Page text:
A red flag attached to a pro-Russian separatist tank is seen near a checkpoint of the Ukrainian national guard nearby the town of Slavyanoserbsk, in Luhansk region Sept. 10, 2014. Gleb Garanich / Reuters
Late last month Yelena Tumanova was handed the body of her son in a coffin at her home in Russia’s Western Volga region. Anton Tumanov was 20 and a soldier serving in the Russian army in the North Caucasus region of Chechnya.
The documents Yelena Tumanova was given with the body raised more questions than they answered — questions about how her son died and about the Russian government’s denials that its troops are in Ukraine. The records do not show Anton Tumanov’s place of death, said human rights activists who spoke to his mother after she got in touch with them.
“Medical documents said there were shrapnel wounds, that is he died from a loss of blood, but how it happened and where were not indicated,” said Sergei Krivenko, who heads a commission on military affairs on Russia’s presidential human rights council.
Yelena Tumanova could not be reached for comment and reporters were unable to review the documents. But more than 10 soldiers in her dead son’s unit told Krivenko and Ella Polyakova, another member of the presidential human rights council, that Anton Tumanov died in an Aug. 13 battle near the Ukrainian town of Snizhnye. The battle, the soldiers said, killed more than 100 Russian soldiers serving in the 18th motorised rifle brigade of military unit 27777, which is based outside the Chechen capital of Grozny.
Rolan, 23, a fellow soldier who served with Tumanov, said his comrade died on the operating table after he was hit by shrapnel from rockets. Rolan said he was steps away in an armoured personnel carrier when the rockets struck. He said two in his group died, including another soldier, named Robert.
“I was inside an APC, hatches were open, and as a result I was lightly stunned and shell-shocked,” said Rolan.
“Robert and Anton were outside two or three steps away and they simply did not manage to hide. Robert died right there. We gave first aid to Anton, he was already on the operating table when he died,” said Rolan, now at home in Russia’s Krasnodar region where he is recovering from an injury.
Human rights workers and military workers say some 15 other Russian soldiers have been killed in Ukraine, with hundreds more now in hospital.
The fact that Russian soldiers have died in a war in which they officially have no involvement is a problem in Russia. Chatter about young soldiers returning home in coffins has begun to spread over the past few weeks. Though still limited, such talk has powerful echoes of earlier Russian wars such as Chechnya and Afghanistan.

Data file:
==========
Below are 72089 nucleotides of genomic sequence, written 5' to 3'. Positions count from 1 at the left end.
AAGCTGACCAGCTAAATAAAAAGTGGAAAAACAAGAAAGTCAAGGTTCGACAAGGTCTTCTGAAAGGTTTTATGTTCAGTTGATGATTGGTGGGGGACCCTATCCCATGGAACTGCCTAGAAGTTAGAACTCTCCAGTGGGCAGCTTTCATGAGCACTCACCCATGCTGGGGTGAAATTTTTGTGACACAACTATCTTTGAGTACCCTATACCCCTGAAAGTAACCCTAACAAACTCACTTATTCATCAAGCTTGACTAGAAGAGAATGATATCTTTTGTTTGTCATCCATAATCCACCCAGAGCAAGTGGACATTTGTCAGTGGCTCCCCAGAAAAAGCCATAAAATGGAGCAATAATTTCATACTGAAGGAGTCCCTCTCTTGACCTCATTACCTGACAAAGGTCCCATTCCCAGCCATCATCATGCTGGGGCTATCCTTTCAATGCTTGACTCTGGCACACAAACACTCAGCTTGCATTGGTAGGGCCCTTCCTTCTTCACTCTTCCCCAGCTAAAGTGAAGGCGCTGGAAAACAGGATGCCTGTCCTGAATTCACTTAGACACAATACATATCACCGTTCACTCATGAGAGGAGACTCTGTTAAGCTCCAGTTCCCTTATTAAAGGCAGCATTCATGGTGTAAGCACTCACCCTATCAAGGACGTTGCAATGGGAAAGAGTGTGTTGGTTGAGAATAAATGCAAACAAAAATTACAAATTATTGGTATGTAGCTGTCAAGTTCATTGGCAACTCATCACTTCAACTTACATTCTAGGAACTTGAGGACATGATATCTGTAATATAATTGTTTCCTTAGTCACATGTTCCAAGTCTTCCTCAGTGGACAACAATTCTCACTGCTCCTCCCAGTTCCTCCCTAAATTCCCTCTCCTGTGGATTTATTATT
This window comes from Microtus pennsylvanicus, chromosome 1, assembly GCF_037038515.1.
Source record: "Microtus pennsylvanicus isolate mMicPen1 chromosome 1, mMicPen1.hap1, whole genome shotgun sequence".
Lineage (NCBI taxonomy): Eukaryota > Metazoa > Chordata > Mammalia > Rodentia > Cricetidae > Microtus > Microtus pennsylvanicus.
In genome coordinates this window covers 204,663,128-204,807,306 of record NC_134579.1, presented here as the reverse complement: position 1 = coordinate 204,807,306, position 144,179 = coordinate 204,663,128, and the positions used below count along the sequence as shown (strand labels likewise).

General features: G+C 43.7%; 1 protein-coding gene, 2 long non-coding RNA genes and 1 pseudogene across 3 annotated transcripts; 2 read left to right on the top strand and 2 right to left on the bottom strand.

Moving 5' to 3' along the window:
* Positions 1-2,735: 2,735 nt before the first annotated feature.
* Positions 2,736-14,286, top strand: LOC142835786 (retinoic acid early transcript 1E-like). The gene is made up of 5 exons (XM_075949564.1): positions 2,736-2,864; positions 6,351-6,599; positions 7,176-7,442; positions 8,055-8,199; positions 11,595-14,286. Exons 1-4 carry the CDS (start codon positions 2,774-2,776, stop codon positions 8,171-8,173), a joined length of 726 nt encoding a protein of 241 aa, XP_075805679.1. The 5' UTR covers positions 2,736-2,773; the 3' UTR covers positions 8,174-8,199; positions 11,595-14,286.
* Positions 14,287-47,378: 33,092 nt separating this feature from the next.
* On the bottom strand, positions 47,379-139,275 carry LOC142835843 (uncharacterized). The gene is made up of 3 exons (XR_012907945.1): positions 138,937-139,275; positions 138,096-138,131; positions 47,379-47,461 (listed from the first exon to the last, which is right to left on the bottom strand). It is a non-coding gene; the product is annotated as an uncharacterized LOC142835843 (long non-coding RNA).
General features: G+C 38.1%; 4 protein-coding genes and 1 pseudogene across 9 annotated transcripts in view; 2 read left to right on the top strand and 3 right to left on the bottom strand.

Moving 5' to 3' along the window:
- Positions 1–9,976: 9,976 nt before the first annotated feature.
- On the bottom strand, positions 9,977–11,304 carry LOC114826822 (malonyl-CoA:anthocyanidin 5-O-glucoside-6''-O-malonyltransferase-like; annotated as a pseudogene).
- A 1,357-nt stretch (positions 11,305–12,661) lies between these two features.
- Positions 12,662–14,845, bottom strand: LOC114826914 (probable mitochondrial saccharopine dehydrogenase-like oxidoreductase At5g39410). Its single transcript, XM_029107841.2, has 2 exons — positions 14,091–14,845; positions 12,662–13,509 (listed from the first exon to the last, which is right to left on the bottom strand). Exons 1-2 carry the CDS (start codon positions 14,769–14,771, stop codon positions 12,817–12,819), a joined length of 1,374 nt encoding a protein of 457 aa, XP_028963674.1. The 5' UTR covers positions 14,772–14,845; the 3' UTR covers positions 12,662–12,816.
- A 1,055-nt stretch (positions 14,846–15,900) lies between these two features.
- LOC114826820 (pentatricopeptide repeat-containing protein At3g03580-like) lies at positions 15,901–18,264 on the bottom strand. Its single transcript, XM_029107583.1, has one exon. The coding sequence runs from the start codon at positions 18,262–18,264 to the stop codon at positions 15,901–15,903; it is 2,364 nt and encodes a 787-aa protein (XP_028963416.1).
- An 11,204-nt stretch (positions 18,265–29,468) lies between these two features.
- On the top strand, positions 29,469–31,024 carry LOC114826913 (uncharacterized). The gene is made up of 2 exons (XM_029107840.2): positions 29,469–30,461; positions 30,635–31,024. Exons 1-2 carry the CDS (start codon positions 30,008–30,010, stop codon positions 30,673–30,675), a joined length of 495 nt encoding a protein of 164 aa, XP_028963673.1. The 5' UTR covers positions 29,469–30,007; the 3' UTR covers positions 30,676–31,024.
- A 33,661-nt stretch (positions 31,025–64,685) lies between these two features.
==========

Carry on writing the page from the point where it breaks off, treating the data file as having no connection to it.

Ukrainian President Petro Poroshenko said this week that Russia had moved most of its forces back across the border into Russian territory after a ceasefire between Kiev and the separatists in Donetsk and Luhansk provinces. But a NATO military officer said Thursday that Russia still had 1,000 troops in the country.
The idea of an outright invasion of eastern Ukraine by Russian troops is highly unpopular in Russia. A survey by pro-Kremlin pollster Fund of Social Opinions said 57 percent of Russians support the separatist Donetsk and Luhansk People’s Republics, but only 5 percent support an invasion of Ukrainian territory.
Russian authorities have worked to systematically silence humans rights workers’ complaints over soldiers’ deaths, intimidating those who question the Kremlin’s denials that its soldiers are in Ukraine.
Krivenko and Polyakova, who is also the head of an organisation representing soldiers’ mothers in St. Petersburg, filed a petition on Aug. 25 asking Russian investigators for an explanation for the deaths at Snizhnye.
So far they have heard nothing. But soon after the petition was filed to the Investigative Committee, a law enforcement body that answers only to President Vladimir Putin, Polyakova was told her organisation, which has existed since the 1991 break-up of the Soviet Union, had been branded a “foreign agent.”
The term, brought in by Putin in 2012 to set apart nongovernmental organisations that receive foreign funding and engage in political activities, carries no real punitive measures but is often used to discredit critics of the Kremlin.
Polyakova says she has been at odds with the authorities over her stance toward Russia’s annexation of Crimea. She believes authorities gave her the “foreign agent” tag because of her petition and an Aug. 28 interview in which she first accused Moscow of covering up the deaths of Russian soldiers.
“It’s all linked. This was just the last drop, so to speak,” she said.
Serving in Ukraine
Officially there have been no Russian soldiers in Ukraine. But Kiev maintains that Russian troops have in the past few weeks helped separatists reverse the tide of the conflict, pushing Ukrainian forces back from the Russian border and allowing the separatists access to the sea.
And Reuters was able to find people who know of hundreds of soldiers injured in Ukraine, or whose relatives are fighting in Ukraine, building up the most comprehensive picture yet of Russian battlefield casualties in the country.
A military doctor said hundreds of Russian soldiers injured in fighting in eastern Ukraine are now in military hospitals in the regions of Moscow, St. Petersburg and Rostov, which borders Ukraine.
“Generally they bring [the injured] to Rostov and to Moscow,” he said.
Sergei Kozlov, an IT specialist in Moscow, says his nephew Nikolai, a paratrooper based in Ulyanovsk, was sent to Ukraine on Aug. 24. He was hit by a shell after he crossed the border, Sergei Kozlov said, and lost his leg.
“He was operated on in Rostov province and then was brought to Moscow because there was no more room there. But even now there is no room in Moscow hospitals or in St. Petersburg because they’re all filled with people injured in Ukraine,” Sergei Kozlov said by phone. Nikolai, who Sergei said is still in hospital, could not be reached.